Beta Launch: Limited Training

Menu

Published on October 15, 2019

Should You Quit Drinking Diet Soda

Josh Hines

Josh Hines

Should You Quit Drinking Diet Soda

Does Drinking Diet Soda Really Make A Difference

Written on October 15, 2019 • 4 Minute Read • Comments

Most people think that if they drink diet or zero calorie sodas that they are doing better. But is this really the case? Are you really doing your body a good service by drinking diet?

Related Article: What's On Your Garbage List

Is Diet Soda Actually Bad For You

I think a lot of times when people are trying to lose weight but don't want to give up soda, they think that if they drink diet or zero calorie sodas that it is actually better.

When we think about it, we think that by eliminating high-sugary drinks, it should be okay, right?

Well in order to answer that question, we first must ask, if soda companies aren't using sucrose in their drinks, what are they replacing it with?

What's Substituted In Diet Soda

The problem though with diet drinks is that in order to keep a similar taste, you know that sweet flavor, but not use sugar, soda producers use eight high-intensity sweeteners approved for use in food by the United States' Federal Drug Administration (FDA):

  • Saccharin
  • Aspartame
  • Acesulfame Potassium
  • Sucralose
  • Neotame
  • Advantame
  • Steviol Glycosides (stevia)
  • Monk Fruit Extract (luo han guo)

What The FDA Suggests

When thinking of high-intensity sweeteners, it's just like anything in life, with moderation, everything should remain okay.

Here is how much of each sweetener the FDA recommends consuming for a 150-pound person:

Sweetener Sweeter Than Sugar Acceptable Daily Limit
Acesulfame Potassium (Sweet One®, Sunnett®) 200x 1,020 mg
Advantame 20,000x 2,230 mg
Aspartame (Nutrasweet®, Equal®, Sugar Twin®) 200x 3,400 mg
Neotame (Newtame®) 10,000x 20.4 mg
Saccharin (Sweet and Low®, Sweet'NLow®) 400x 1,020 mg
Sucralose (Splenda®) 600x 340 mg

What's Used In Your Favorite Brands

Now that you understand each sweetener and what is recommended by the FDA, here is a list of which sweeteners are in popular sodas:

Brand Sweeteners
Diet Coke 187.5 mg aspartame
Diet Coke with Splenda 45 mg acesulfame potassium + 60 mg sucralose
Coke Zero 87 mg aspartame + 46.5 mg acesulfame potassium
Diet Pepsi 177 mg aspartame*
Pepsi One 45 mg acesulfame potassium + 60 mg sucralose
Diet Dr. Pepper 184.5 mg aspartame
Diet Mountain Dew 85.5 mg aspartame + 27 mg acesulfame potassium + 27 mg sucralose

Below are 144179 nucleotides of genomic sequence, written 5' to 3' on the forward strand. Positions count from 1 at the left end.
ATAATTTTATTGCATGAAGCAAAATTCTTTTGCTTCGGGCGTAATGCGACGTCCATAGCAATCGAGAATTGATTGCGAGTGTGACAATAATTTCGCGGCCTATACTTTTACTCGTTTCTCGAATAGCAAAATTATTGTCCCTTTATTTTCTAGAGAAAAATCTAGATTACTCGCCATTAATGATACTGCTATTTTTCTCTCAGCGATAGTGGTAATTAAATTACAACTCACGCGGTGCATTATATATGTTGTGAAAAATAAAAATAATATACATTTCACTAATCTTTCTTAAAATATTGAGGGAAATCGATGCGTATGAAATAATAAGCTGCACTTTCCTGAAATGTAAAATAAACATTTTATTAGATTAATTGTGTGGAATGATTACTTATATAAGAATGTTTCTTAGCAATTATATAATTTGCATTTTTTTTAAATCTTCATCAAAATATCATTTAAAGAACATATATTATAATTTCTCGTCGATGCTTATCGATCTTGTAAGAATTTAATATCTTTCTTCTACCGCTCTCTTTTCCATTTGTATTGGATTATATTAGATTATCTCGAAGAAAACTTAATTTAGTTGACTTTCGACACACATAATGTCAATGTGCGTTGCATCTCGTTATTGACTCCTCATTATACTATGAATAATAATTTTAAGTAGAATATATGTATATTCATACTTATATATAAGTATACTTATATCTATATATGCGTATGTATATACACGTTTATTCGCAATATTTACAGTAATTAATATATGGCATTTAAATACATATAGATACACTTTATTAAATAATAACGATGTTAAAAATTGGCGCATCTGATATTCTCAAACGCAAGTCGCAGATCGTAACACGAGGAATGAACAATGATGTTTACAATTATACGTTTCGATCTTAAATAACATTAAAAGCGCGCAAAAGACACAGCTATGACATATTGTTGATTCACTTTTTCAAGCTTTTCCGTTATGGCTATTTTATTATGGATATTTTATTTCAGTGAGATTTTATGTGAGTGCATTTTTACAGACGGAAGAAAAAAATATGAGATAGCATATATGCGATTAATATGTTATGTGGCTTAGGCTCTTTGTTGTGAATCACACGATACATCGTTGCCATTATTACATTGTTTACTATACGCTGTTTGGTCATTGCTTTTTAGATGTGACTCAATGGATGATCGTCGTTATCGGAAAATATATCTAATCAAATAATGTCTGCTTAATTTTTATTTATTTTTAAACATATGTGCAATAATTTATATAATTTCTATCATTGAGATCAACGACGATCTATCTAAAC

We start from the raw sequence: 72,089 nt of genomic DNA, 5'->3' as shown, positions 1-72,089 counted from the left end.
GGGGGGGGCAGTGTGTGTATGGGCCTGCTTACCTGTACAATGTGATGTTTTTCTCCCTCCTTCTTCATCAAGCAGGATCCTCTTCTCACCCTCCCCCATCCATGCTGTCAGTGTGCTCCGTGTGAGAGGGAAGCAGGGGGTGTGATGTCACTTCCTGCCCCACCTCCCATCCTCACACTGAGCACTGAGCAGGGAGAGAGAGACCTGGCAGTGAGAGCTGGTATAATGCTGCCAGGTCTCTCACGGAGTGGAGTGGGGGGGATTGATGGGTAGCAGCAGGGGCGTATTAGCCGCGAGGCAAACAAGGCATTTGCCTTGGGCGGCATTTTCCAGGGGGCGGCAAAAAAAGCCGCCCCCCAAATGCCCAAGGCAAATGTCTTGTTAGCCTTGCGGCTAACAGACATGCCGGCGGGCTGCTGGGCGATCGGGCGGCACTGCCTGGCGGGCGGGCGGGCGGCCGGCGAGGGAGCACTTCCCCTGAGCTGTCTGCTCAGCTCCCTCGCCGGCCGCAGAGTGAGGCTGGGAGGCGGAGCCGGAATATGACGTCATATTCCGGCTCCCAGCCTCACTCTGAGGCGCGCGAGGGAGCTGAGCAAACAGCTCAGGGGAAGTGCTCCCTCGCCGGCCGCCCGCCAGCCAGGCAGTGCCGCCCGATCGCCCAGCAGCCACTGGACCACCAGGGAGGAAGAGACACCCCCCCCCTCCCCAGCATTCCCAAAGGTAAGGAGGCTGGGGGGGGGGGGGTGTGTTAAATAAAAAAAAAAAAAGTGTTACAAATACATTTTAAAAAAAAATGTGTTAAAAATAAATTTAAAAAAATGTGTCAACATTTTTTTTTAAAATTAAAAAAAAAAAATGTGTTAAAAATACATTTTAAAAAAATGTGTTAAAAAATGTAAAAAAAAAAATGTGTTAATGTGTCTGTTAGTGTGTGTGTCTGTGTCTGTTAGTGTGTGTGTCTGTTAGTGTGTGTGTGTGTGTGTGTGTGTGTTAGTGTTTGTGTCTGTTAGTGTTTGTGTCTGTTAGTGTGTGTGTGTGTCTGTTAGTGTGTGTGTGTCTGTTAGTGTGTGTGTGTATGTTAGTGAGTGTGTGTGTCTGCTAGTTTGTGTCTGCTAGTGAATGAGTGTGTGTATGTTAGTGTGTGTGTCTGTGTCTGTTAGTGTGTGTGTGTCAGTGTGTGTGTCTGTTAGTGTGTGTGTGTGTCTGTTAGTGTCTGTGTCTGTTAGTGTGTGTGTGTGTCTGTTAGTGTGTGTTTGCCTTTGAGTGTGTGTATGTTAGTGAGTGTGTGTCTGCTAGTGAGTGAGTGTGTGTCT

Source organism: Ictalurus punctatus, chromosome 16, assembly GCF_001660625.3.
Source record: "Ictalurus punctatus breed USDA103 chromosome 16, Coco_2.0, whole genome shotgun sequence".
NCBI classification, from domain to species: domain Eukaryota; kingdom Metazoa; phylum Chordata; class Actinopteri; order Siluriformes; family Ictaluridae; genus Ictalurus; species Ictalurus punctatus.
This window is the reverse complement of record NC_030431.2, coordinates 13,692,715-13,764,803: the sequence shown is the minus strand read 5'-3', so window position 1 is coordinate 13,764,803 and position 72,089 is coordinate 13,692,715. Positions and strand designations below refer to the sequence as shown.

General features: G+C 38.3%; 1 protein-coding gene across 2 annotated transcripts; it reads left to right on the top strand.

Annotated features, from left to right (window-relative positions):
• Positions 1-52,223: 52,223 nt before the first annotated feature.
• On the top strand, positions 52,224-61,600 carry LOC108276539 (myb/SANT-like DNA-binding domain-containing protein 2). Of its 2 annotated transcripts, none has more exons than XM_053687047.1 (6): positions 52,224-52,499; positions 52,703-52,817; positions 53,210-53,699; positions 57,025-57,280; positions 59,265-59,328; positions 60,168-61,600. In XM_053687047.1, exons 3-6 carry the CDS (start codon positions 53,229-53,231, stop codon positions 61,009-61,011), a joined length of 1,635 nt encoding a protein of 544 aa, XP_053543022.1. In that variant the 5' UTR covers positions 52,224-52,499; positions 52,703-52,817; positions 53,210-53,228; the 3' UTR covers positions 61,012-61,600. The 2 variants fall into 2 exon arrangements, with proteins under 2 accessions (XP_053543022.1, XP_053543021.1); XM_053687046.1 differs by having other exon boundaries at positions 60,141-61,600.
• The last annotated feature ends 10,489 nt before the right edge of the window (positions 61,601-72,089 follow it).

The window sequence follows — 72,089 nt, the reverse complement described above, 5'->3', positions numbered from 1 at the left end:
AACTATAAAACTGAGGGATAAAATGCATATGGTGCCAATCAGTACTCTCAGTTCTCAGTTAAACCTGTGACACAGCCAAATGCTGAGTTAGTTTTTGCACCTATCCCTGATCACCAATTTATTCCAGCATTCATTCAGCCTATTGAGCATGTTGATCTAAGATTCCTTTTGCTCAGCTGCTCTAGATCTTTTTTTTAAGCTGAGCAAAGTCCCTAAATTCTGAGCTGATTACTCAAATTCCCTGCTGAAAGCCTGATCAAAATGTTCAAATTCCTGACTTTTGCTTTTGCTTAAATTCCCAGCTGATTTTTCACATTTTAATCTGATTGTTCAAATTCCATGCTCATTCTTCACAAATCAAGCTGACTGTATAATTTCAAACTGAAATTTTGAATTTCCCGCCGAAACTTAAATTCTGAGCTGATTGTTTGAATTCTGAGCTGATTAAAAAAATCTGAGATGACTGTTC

Sprite Zero 75 mg aspartame + 51 mg acesulfame potassium

So Is Soda Safe To Drink

When you are trying to figure out if diet soda and zero calorie soda is safe, you must first understand that each of these substitutes don't have the same effect on the body.

Richard Mattes, Ph.D., a professor of nutrition science at Purdue University and the director of The Ingestive Behavior Research Center, did a research study to determine how each high-intensity sweetener effected people.

He tested 123 people for three month and had them consume roughly 3.5-5 cans of soda daily. What he found was a compelling difference between how each sweetener effected people.

What he found was those whom consumed aspartame, stevia and sucralose really didn't see any differences in weight but those who consumed saccharin, the artificial sweetener found in Sweet 'N Low, gained 2.6 pounds, nearly 60% more than just consuming sucrose.

So What Should You Do

So outside of that finding by Professor Mattes, there really hasn't been any significant findings that tell people they shouldn't consume diet sodas.

Like anything when it comes to food and drink, it's only in the extremes that anything really is bad.

I mean if you really think about it, even water could be dangerous in extreme uses

When you drink a large amount of water and don't use the restroom you can upset your PH levels in your body which can cause death as those at Nintendo found out with their, "Don't Pee For A Wii" radio contest a few years back.

You're Only Going To Know, If You Try For Yourself

When trying to determine if diet soda is or isn't for you, as in everything, experiment for yourself.

One week count how many sodas you drink, then go a few weeks without drinking soda and see what effects the change has on your body.

Josh Hines

About The Author: Josh Hines

Josh Hines is the founder of Second Chance Athletics. Having a background in marketing for most of his career, it was in 2018 that he decided he wanted to take everything he knew about business and start his own personal training business.

Related Nutrition & Meals Blog

How I Recover From Cheat Meals... Or Cheat Days

Josh Hines

Josh Hines

How I Recover From Cheat Meals... Or Cheat Days

Start Your 1-1 Training Today And Change Your Life

From workouts to personalized fitness plans and personal training, you'll discover the best ways to stay on top of all fitness and health goals.

Start Your 4-Day Jumpstart

The 4-day jumpstart program was created for someone who has just decided to start working towards a fitness goal. This program helps you to set a good foundation so that you know exactly where you are and are able to take your next step towards achieving your goal.

Scroll